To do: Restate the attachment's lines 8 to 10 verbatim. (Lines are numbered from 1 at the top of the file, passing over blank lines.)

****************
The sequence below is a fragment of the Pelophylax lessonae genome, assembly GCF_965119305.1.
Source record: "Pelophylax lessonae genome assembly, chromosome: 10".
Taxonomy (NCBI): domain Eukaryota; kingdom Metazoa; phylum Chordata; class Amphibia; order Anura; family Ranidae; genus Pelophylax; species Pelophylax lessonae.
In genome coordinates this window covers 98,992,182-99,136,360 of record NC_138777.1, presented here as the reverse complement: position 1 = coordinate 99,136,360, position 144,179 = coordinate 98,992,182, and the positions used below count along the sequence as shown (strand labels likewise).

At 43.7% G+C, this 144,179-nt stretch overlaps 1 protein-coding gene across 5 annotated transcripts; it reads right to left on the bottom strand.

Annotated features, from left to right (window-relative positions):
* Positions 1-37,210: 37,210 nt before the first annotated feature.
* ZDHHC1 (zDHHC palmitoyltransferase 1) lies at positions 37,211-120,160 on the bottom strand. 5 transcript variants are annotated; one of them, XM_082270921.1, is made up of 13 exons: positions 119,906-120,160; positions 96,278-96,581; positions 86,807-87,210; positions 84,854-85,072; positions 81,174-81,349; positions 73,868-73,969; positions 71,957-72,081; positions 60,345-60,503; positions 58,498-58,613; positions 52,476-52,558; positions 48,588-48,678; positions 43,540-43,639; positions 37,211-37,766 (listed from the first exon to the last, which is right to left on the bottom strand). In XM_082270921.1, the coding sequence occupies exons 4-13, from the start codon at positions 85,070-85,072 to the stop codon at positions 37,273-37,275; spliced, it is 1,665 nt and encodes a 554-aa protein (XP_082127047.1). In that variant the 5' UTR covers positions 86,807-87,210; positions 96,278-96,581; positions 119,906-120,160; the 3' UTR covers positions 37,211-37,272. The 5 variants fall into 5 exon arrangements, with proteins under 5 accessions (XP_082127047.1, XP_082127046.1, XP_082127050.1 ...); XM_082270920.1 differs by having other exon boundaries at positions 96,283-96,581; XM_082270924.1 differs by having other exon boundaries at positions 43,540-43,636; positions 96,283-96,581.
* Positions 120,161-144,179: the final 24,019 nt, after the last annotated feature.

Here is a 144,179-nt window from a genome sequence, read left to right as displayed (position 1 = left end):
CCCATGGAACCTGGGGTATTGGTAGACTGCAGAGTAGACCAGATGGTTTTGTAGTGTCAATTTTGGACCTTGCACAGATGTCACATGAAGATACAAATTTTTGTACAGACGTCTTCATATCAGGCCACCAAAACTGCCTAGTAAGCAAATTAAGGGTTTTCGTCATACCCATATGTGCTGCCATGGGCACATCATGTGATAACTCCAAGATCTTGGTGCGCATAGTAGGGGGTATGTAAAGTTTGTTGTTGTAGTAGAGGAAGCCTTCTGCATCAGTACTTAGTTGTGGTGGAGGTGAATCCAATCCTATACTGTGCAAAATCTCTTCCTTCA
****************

* ZDHHC1 (zDHHC palmitoyltransferase 1) lies at positions 37,211-120,160 on the bottom strand. 5 transcript variants are annotated; one of them, XM_082270921.1, is made up of 13 exons: positions 119,906-120,160; positions 96,278-96,581; positions 86,807-87,210; positions 84,854-85,072; positions 81,174-81,349; positions 73,868-73,969; positions 71,957-72,081; positions 60,345-60,503; positions 58,498-58,613; positions 52,476-52,558; positions 48,588-48,678; positions 43,540-43,639; positions 37,211-37,766 (listed from the first exon to the last, which is right to left on the bottom strand). In XM_082270921.1, the coding sequence occupies exons 4-13, from the start codon at positions 85,070-85,072 to the stop codon at positions 37,273-37,275; spliced, it is 1,665 nt and encodes a 554-aa protein (XP_082127047.1). In that variant the 5' UTR covers positions 86,807-87,210; positions 96,278-96,581; positions 119,906-120,160; the 3' UTR covers positions 37,211-37,272. The 5 variants fall into 5 exon arrangements, with proteins under 5 accessions (XP_082127047.1, XP_082127046.1, XP_082127050.1 ...); XM_082270920.1 differs by having other exon boundaries at positions 96,283-96,581; XM_082270924.1 differs by having other exon boundaries at positions 43,540-43,636; positions 96,283-96,581.
* Positions 120,161-144,179: the final 24,019 nt, after the last annotated feature.

Here is a 144,179-nt window from a genome sequence, read left to right as displayed (position 1 = left end):